Postage refund from Marketplace Seller?

  BOZG 19:26 16 Sep 2010
Locked

Hi all,

Before I start, I should probably point out that I'm based in Ireland but buying from a UK seller.

Basically, I was sent the wrong item and issued with a refund for the cost of the item and the seller has agreed to refund cost of return postage.

What I'm wondering is if I'm entitled to a refund on the cost of the original postage as it was the seller's error or do I basically have to bear the cost of their mistake?

Stephen

  Forum Editor 21:08 16 Sep 2010

"do I basically have to bear the cost of their mistake?"

No, you don't - there's no reason why you should be out of pocket because of someone else's mistake.

  BOZG 21:37 16 Sep 2010

Thanks a lot. That's what I thought but I can't find any references to it online. Everyone seems to be talking about return postage costs.

  Dragon_Heart 23:31 16 Sep 2010

That's for faulty goods, the replacement in that case should be sent FOC !

  morddwyd 07:40 17 Sep 2010

"there's no reason why you should be out of pocket because of someone else's mistake."

Under UK law, yes, but this is a cross border transaction, so Irish and EU consumer law will also have a bearing.

There is no reason to suppose that getting a full cross border refund from a UK supplier is any easier than getting one from France or Germany.

You need to talk to your own local consumer advice people.

  BOZG 18:19 17 Sep 2010

morddwyd,

I did think EU law might play a part but I can't see Irish law having any impact here. I'll try and see if I can find anything on EU law about it.

In the meantime, Amazon Customer Services have recommended filing a complaint if necessary.

On 4 occasions, the seller has ignored my question about whether I'd be receiving a refund on the original postage and instead keeps focusing on me providing proof of costs for the return postage. This is despite the fact that I left the receipt in the parcel which was sent by Registered post. I've emailed a scan of it but if they ask for me to post the original, I think I'll explode!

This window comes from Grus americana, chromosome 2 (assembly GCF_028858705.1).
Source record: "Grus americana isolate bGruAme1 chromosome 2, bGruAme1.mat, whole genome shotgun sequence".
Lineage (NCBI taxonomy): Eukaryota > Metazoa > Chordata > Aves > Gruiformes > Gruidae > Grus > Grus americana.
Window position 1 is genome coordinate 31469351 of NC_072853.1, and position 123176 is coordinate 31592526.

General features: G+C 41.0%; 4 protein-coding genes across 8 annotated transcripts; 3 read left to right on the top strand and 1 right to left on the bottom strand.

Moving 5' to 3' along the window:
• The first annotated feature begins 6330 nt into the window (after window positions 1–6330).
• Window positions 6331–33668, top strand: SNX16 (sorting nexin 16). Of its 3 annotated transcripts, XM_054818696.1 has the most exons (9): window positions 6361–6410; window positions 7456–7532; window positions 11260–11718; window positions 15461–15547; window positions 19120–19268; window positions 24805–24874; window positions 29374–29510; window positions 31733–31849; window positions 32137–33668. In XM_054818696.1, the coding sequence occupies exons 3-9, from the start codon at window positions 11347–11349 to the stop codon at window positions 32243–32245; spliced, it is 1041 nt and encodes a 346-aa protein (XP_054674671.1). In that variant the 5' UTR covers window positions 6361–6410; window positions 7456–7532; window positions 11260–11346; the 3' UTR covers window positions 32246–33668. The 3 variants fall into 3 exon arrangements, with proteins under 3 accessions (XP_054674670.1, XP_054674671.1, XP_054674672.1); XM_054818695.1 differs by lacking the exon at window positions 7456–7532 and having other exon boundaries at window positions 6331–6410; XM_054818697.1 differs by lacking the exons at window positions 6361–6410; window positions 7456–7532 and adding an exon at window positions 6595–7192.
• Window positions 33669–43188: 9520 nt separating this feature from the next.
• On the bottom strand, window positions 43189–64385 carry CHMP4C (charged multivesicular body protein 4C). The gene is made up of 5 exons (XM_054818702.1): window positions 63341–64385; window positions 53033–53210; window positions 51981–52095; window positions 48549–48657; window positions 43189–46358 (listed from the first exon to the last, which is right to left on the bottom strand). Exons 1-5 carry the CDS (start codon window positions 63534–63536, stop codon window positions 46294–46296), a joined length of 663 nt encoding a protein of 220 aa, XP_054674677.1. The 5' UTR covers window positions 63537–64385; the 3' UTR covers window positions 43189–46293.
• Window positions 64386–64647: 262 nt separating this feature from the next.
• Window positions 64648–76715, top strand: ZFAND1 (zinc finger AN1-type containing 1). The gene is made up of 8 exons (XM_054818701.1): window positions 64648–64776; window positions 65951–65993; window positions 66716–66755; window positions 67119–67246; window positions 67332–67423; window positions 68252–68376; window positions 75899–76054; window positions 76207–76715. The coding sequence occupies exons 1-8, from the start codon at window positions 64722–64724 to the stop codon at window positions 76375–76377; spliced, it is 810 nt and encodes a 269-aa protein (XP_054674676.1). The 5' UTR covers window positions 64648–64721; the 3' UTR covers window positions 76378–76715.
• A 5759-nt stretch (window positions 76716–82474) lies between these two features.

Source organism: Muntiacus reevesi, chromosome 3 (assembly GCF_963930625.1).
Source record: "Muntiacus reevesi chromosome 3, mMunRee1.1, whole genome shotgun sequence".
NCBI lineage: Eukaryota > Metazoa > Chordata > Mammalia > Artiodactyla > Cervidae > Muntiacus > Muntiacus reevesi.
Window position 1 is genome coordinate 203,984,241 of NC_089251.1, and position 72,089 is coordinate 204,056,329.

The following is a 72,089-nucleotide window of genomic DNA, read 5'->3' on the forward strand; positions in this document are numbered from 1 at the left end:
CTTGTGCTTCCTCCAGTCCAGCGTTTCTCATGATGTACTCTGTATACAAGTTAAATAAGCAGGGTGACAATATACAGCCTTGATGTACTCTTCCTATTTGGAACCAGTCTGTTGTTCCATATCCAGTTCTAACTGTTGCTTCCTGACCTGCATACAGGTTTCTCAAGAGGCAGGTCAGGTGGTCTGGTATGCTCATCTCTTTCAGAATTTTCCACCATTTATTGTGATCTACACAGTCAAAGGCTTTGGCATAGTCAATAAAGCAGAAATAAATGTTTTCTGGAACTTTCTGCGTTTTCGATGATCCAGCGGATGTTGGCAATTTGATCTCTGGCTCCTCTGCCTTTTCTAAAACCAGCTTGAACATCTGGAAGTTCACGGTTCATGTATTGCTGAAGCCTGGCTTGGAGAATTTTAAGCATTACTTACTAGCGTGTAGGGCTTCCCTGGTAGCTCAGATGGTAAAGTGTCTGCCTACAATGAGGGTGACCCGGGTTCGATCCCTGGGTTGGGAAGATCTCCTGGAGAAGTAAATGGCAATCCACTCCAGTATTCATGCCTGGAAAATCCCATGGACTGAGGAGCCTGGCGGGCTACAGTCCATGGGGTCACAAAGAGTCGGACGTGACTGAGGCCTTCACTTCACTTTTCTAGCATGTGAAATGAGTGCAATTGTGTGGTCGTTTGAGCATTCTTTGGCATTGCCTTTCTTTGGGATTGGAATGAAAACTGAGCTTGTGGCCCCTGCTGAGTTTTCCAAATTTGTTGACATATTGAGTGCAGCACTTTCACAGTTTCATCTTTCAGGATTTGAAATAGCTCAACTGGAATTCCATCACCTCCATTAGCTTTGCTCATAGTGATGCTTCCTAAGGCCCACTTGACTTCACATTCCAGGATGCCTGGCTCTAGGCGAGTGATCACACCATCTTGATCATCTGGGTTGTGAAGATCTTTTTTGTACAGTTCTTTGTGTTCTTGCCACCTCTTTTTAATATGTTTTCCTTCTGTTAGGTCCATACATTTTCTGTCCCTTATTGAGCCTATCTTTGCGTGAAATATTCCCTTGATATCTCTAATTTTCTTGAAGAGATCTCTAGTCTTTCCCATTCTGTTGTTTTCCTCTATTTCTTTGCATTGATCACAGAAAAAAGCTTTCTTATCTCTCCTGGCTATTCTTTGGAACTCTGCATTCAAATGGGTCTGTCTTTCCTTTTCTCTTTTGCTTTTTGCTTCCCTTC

Stephen

  morddwyd 18:27 17 Sep 2010

Sorry, I meant that Irish law is likely to have more relevance than UK law.

The answers seemed to be based on your rights under UK law, which, no matter how closely our legislation is aligned, would have no bearing in Ireland, or any other EU country.

  BOZG 18:37 17 Sep 2010

morddwyd,

I understand that but as the seller is a UK seller, UK legislation would surely apply to their business?

Stephen

  Forum Editor 22:48 17 Sep 2010

then UK laws apply. It doesn't matter which country you live in, what counts is the country where the business is based.

  morddwyd 07:13 18 Sep 2010

Of course it does, but pursuing a cross border claim is a lot more difficult than a straight consumer claim under internal law.

For a start, if it goes to a real dispute, BOZG will need to find, at long range, a UK lawyer.

Far better to seek advice from his own local equivalent of Trading Standards, they will know what EU and reciprocal arrangements apply.

  Forum Editor 08:16 18 Sep 2010

You say "Of course it does", but my comment was in response to your statement that:

"The answers seemed to be based on your rights under UK law, which, no matter how closely our legislation is aligned, would have no bearing in Ireland, or any other EU country."

Which was incorrect. UK law applies to all transactions with companies based here, regardless of whether you live in Ireland or Outer Mongolia.

You don't need a lawyer in order to ensure that a supplier conforms with consumer protection legislation, you just need to know what you're entitled to, and where to go to get help and advice.

This thread is now locked and can not be replied to.

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